Corporate Compliance What is It? Commitment to ethical business practices. Commitment to quality patient care and service. Compliance with laws, rules, regulations and policies. Commitment to our patient’s right to privacy. Do the right thing Everyone is involved
Compliance With What? Medicare regulations Medicaid regulations Medicare/Medicaid Fraud and Abuse Anti-Kickback Statute Stark Act False Claims Act Occupational Safety and Health Administration (OSHA)/ Maryland Occupational Safety and Health (MOSH) Conflicts of interest Equal Employment Opportunity (EEO) Clinical Laboratory Improvement Amendments (CLIA) U. S. Environmental Protection Agency (EPA) Blood borne pathogens Americans With Disabilities Act (ADA) State licensure and certification Emergency Medical Treatment and Active Labor Act (EMTALA) Family Medical Leave Act (FMLA) Antitrust Health Insurance Portability and Accountability Act of 1996 (HIPAA) The Joint Commission Drug Enforcement Administration (DEA)
HIPAA Health Insurance Portability and Accountability Act of 1996 Privacy Rule (effective April 14, 2003) – Limits the use and disclosure (leaking) of confidential patient information to prevent improper use. – Establishes patient rights relating to their health information. Security Rule (effective April 21, 2005) – Protect confidentiality of electronic patient information when stored, maintained or transmitted. Patients have the right to have their health information kept private. Do not discuss patient information in public areas, e.g. elevators, cafeteria lines, hospital lobby and hallways.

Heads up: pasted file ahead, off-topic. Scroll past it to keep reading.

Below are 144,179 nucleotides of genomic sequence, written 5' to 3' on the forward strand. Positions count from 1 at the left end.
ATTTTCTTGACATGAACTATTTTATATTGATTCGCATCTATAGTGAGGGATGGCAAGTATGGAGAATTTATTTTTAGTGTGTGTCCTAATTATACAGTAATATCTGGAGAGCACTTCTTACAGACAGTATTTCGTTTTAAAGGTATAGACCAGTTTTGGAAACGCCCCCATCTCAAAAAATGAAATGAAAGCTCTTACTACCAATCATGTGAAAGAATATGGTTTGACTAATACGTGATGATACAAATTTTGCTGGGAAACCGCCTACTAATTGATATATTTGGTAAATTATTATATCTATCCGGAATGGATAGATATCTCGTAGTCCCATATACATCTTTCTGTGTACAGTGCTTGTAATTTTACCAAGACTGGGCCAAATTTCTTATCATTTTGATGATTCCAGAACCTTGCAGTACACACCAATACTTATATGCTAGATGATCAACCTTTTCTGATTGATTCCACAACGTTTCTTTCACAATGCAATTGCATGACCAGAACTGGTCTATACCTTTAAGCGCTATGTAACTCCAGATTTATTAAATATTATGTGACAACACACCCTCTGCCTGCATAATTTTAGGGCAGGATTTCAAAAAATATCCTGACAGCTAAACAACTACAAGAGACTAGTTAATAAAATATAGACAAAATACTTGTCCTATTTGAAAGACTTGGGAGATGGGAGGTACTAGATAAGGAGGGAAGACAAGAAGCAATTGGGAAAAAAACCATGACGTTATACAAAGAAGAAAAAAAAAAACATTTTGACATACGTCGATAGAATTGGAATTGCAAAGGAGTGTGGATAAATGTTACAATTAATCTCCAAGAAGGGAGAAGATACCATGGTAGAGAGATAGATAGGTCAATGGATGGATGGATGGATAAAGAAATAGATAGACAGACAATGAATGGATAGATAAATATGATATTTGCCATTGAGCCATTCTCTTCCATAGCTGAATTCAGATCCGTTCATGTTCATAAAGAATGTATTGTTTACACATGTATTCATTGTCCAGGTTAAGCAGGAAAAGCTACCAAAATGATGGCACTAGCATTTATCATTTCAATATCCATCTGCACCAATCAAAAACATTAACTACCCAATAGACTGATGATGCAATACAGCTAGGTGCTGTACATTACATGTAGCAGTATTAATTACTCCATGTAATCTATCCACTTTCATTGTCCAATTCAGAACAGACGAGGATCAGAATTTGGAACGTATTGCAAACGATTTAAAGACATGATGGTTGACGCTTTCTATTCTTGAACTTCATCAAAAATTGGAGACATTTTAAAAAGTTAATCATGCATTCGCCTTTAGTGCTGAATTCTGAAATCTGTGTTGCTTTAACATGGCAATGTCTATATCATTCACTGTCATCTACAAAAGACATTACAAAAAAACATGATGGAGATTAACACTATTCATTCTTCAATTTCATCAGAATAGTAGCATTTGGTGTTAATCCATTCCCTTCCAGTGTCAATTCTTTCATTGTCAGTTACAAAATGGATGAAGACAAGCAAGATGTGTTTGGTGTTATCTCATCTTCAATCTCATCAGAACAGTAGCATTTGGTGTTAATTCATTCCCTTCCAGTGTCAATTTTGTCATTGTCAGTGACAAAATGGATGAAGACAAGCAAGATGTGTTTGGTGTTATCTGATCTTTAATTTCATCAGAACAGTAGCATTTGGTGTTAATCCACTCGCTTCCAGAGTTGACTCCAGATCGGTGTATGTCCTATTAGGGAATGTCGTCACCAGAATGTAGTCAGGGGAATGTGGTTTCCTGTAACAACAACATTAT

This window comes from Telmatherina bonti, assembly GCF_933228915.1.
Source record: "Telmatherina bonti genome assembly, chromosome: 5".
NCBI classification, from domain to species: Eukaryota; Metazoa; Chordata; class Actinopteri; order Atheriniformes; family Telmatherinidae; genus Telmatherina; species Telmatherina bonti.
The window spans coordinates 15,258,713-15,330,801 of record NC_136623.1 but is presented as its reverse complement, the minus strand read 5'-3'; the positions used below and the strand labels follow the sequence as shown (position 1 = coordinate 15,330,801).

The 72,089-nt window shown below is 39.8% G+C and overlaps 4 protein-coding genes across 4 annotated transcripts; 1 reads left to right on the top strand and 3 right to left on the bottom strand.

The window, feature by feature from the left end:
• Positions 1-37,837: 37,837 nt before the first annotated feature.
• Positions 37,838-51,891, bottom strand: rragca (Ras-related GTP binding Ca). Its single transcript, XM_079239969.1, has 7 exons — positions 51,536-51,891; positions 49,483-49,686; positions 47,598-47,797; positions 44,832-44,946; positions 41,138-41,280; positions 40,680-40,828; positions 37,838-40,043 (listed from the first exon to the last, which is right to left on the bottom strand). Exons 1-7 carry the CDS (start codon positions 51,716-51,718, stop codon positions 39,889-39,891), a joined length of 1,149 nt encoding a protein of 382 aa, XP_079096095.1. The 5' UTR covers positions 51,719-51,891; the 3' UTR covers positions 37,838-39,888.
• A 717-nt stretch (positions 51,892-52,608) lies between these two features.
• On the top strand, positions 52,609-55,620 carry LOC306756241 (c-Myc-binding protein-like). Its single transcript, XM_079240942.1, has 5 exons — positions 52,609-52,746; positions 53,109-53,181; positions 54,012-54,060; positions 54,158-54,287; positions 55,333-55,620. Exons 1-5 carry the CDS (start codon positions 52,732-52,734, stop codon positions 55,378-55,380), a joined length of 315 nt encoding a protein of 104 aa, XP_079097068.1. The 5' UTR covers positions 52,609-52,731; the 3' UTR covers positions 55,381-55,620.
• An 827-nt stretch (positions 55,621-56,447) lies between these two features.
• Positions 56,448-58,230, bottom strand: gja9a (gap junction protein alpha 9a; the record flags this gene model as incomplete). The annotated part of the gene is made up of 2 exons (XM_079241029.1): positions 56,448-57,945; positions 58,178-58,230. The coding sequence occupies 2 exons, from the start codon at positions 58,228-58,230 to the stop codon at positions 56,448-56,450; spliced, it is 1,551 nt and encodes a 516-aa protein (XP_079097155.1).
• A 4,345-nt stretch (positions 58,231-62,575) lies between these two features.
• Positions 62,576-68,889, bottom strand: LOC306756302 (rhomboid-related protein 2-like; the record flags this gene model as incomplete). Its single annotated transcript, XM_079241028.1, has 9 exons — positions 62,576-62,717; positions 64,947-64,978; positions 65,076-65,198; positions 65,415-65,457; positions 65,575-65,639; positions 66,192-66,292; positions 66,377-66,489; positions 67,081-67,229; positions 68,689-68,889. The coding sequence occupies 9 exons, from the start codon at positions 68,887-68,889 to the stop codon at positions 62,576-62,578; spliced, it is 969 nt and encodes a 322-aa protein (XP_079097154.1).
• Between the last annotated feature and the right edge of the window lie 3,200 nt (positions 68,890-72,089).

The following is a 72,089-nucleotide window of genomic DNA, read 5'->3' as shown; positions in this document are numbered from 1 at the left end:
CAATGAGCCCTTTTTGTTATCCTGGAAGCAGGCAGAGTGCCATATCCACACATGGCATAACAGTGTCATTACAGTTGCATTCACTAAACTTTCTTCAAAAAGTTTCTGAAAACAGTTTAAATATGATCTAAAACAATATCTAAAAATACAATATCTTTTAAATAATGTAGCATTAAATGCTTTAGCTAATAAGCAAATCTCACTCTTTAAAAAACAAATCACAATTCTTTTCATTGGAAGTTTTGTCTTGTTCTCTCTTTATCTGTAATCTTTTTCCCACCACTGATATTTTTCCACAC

Patient Privacy Keep patient information on a “need to know” basis. Share information with staff who need to know for treatment, payment or Medical Center operations. Locate fax machines used to send or receive patient information in places not easily accessible to patients, family members or visitors. Keep patient information out of public view. Transport patient information face down, covered, or preferably in envelopes. Remove paper records with patient information from meeting rooms or public areas after use Keep computer screens out of public view and log off of the computer when done. Make sure patients are properly covered when they are transported. Close doors and draw the curtains around patients when they are receiving care.
The Joint Commission Provides an accreditation process that challenges organizations to improve their performance on an ongoing basis For us it means patient safety and quality patient care What to do about patient safety concerns: Talk to your immediate supervisor or charge nurse for immediate resolution of your concern Talk to your nurse manager or director about problems that recur and/or show a pattern If your concerns are not resolved or addressed, call the patient safety hotline – 410-328-SAFE or 8-SAFE (7233) You may also call your concerns to – The Maryland Office of Healthcare Quality – 410-902-8016 – The Joint Commission – 1-800-994-6610